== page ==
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FRIEDRICH KARL BIEDERMANN (1812-1901)

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Originally appearing in Volume V03, Page 920 of the 1911 Encyclopedia Britannica.
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FRIEDRICH KARL BIEDERMANN (1812-1901), German publicist and historian, was born at Leipzig on the 25th of September 1812, and after studying at Leipzig and Heidelberg became professor in the university of his native town in 1838. His early writings show him as an ardent advocate of, German unity, and he was a member of the national parliament which met at Frankfort in 1848. Becoming a member of the Upper House of the parliament of Saxony, he advocated union under the leadership of Prussia; and, subsequently losing his professorship, he retired to Weimar, where he edited the Weimarische Zeitung. Returning to Leipzig in 1863 he edited the Deutsche Aligemeine Zeitung, and regained his professorship in 1865. He was again a member of the Saxon Upper House, and from 1871 to 1874 a member of the German Reichstag. He died at Leipzig on the 5th of March 1901. Biedermann's chief works are: Erinnerungen aus der Paulskirche (Leipzig, 1849); Deutsch-land im 18. Jahrhundert (Leipzig, 1854—1880); Friedrich der grosse and sein Verhaltniszur Entwickelung des deutschen Geisteslebens (Brunswick, 1859); Geschichte Deutschlands 1815-1871 (Berlin, 1891); Deutsche Troika- and Kulturgeschichte (Wiesbaden, 1901). He also wrote the dramas, Kaiser Heinrich I V. (Weimar, 1861); Kaiser Otto III. (Leipzig, 1862); and Der letzte Biirgermeister von Strassburg (Leipzig, 1870).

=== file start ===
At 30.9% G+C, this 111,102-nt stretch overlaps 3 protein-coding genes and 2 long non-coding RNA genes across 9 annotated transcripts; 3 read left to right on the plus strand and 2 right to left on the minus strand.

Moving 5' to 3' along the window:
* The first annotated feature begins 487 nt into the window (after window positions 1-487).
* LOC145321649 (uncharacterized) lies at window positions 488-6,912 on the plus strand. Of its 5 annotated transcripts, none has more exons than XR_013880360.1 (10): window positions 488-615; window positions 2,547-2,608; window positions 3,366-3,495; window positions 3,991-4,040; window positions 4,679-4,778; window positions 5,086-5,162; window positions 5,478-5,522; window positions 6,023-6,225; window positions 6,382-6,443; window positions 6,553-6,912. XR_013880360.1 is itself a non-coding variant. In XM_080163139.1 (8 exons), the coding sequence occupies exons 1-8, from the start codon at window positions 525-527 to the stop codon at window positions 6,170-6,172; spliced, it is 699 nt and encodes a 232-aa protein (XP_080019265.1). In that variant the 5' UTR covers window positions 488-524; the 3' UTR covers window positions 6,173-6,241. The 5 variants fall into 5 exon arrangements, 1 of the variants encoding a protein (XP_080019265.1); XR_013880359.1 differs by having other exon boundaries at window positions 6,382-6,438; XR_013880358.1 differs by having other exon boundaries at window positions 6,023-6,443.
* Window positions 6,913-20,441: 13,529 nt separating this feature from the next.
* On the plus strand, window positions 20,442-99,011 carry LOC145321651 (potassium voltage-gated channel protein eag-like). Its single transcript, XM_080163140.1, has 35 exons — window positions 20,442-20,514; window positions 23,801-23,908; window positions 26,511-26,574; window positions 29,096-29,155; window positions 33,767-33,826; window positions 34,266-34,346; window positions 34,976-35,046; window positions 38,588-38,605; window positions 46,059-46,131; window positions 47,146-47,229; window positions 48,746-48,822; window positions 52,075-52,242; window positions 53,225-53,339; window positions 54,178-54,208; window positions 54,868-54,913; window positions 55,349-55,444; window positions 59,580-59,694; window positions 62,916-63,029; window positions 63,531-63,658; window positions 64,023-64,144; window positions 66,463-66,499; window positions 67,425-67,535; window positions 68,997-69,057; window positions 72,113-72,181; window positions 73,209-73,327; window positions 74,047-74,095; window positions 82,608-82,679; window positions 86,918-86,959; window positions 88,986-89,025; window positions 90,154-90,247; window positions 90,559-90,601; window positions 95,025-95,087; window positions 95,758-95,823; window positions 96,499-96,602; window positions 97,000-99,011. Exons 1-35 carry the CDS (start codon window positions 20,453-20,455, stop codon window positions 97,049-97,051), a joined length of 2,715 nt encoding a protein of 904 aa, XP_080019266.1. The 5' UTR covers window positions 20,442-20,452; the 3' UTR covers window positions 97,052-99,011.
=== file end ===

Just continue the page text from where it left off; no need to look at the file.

End of Article: FRIEDRICH KARL BIEDERMANN (1812-1901)
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